But when we got to the student union building, on the other side of campus, the power was out. So then we started worrying -- if there's a power outage and our pumps go off, and then later the power goes on but the pressure is high, that can kill the pumps. About $10,000, right there. And if the power wasn't out... Should we tell people the lasers were on? We hadn't wanted to turn them off in case that caused sparks..

So, anyway, we went to our post-doc's place, spent some time on the phone with some very confused people who contradicted each other but finally said the power was on in our building (which seemed very strange, as that's where the gas leak was) and that our equipment was fine, decided we'd done all we could. We enjoyed a delicious lunch, and then a walk by the lake. We eventually went back to check on everything, after the all-clear, but it was basically a really nice day off, outside, out of our darkened lab with its tedious little knobs... We decided there should be a gas leak every Friday.

But what we didn't know, was that the fates were conspiring to give us our nice day off...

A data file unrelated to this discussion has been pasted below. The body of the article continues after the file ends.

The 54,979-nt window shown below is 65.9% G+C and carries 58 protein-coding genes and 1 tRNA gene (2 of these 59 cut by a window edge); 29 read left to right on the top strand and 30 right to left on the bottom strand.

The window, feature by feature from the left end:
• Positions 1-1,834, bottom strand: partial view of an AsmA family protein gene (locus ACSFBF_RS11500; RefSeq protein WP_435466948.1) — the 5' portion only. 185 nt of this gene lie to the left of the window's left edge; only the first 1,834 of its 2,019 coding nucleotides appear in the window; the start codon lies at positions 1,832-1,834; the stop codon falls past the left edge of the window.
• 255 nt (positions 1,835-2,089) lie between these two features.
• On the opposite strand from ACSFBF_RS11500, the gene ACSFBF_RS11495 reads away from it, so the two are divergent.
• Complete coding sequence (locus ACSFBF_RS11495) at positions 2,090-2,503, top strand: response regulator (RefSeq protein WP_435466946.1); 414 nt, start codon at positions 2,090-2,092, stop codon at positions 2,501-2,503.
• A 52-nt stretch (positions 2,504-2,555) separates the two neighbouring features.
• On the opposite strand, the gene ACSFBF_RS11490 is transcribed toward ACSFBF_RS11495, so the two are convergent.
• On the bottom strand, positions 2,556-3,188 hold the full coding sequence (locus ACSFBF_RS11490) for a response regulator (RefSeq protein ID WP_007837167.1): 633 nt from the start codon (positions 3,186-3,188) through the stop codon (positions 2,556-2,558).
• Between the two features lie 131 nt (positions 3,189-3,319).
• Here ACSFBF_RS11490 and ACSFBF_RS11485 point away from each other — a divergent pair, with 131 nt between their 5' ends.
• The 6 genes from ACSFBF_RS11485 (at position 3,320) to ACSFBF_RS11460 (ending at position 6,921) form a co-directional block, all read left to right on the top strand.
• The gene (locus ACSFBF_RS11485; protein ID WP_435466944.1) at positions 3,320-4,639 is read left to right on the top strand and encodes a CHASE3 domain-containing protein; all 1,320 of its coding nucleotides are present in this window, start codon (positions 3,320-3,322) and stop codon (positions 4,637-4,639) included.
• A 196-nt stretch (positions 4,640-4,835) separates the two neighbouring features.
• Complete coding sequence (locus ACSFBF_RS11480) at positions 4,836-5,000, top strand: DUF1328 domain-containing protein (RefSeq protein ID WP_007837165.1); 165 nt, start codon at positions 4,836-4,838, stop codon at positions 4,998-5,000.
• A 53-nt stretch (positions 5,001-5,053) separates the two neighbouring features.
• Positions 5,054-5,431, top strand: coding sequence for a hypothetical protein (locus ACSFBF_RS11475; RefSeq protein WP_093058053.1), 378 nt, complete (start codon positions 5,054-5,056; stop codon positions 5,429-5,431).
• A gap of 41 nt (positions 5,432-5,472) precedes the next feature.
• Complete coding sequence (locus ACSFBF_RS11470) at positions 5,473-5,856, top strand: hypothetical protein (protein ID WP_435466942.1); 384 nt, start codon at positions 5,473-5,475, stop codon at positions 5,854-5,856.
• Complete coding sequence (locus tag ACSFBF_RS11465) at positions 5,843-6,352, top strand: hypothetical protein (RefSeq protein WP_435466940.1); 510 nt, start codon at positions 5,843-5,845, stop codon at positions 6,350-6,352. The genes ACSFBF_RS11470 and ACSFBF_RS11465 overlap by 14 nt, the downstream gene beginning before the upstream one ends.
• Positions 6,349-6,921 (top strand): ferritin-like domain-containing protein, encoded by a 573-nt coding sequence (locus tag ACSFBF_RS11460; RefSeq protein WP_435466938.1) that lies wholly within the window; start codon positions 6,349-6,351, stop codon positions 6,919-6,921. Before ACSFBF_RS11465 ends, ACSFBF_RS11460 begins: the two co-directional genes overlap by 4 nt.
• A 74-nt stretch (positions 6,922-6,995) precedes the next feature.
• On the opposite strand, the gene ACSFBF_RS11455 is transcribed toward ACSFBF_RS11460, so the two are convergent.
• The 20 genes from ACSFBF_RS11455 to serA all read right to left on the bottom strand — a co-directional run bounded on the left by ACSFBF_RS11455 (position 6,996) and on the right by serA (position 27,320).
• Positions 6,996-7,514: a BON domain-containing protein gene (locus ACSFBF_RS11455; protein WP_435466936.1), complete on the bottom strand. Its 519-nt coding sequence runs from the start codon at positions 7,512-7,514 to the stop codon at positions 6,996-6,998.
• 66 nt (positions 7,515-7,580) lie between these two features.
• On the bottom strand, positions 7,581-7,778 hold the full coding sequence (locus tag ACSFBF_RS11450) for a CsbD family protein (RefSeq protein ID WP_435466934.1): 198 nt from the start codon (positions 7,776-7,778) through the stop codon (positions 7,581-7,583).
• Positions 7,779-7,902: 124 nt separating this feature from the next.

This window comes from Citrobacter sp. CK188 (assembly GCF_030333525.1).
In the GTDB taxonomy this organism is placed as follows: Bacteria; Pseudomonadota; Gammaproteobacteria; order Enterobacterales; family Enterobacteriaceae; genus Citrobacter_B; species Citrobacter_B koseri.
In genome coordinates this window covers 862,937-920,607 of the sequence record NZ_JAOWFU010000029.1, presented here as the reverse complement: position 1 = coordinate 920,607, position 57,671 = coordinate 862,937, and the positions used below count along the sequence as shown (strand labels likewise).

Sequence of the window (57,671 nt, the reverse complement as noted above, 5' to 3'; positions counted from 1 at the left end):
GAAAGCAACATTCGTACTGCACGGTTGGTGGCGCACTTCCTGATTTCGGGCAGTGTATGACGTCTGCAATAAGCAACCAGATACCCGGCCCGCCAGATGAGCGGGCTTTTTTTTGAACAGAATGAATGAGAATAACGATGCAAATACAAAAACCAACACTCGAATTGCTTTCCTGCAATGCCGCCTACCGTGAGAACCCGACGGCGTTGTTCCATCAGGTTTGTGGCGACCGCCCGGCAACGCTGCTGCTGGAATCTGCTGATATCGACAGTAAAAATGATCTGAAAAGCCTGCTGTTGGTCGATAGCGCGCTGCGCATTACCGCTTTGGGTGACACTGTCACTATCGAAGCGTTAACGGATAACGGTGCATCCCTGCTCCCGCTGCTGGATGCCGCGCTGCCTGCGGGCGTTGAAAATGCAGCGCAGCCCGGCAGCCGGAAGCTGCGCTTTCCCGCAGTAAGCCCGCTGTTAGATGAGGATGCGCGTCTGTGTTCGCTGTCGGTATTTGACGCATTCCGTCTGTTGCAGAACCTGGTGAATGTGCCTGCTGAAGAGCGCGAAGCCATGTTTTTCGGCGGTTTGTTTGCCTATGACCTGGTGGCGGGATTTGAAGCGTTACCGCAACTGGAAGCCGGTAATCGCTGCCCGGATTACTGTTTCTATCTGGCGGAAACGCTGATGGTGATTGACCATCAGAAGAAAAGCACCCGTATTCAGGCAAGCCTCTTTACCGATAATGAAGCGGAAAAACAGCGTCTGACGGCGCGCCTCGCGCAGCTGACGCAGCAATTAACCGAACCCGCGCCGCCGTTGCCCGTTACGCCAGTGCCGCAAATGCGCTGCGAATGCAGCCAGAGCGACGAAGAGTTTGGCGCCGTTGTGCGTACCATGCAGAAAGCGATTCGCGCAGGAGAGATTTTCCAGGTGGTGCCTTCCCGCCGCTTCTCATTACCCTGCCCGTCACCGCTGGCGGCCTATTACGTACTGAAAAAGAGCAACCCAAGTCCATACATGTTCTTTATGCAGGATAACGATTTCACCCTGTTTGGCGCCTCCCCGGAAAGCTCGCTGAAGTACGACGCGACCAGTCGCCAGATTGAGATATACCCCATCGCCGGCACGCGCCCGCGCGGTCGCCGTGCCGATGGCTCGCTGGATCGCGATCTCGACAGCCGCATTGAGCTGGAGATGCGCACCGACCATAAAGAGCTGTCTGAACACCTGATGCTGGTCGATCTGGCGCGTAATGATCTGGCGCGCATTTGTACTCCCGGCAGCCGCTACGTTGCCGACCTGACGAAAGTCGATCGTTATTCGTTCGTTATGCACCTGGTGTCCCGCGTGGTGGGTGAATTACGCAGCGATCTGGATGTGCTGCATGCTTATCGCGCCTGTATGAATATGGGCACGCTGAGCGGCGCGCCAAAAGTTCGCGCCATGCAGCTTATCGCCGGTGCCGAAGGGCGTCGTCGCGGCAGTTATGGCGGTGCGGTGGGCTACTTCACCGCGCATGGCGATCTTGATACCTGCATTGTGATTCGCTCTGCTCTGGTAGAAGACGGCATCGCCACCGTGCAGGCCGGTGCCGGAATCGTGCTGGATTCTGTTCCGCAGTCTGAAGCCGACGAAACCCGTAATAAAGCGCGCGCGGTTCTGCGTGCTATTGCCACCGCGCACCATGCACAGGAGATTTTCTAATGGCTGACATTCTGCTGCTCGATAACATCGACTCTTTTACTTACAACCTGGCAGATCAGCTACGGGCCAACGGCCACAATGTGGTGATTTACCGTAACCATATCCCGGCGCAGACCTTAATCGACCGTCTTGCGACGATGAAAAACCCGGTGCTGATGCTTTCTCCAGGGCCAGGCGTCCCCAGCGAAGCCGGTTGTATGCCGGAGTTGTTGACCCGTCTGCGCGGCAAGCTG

From: Eugene S. Sunshine, Vice President for Business and Finance, and C. Bradley Moore, Vice President for Research

On Friday April 21, 2006 at approximately 11:02 AM University Police (UP) began to receive numerous phone calls of a strong odor of natural gas in campus buildings. The Fire Department was immediately notified and responded along with UP officers and Facilities Management personnel.

As building evacuations were proceeding, a member of the Office for Research Safety responded to the incident command post and reported a small spill of the reagent Thiol in the Center for Nanofabrication and Molecular Self-Assembly. This chemical is not harmful but emits a strong odor similar to the smell of natural gas. This chemical spill was later identified as the cause of the natural gas smell in multiple buildings.

At approximately 11:30 AM a power outage occurred affecting a portion of the campus. The outage was caused by tree removal work that damaged a power transformer. The outage affected approximately 16 campus buildings including some of those reporting the smell of natural gas.

At 12:34 PM, after the affected buildings were reopened, a fire was reported in a laboratory hood in the Center for Catalysis and Surface Science. The Fire Department responded and learned that a subject in the lab had utilized a fire extinguisher to extinguish the fire. The subject then left the room and activated the fire alarm system in the building. The Fire Department inspected the affected hood and determined that damage was confined to the inside of the hood. The fire alarm was reset and the building was declared safe.

No injuries were reported in these incidents. No significant damage to facilities occurred. A post-event action report to analyze the response of participating agencies and departments is being developed to identify strengths and areas for improvement.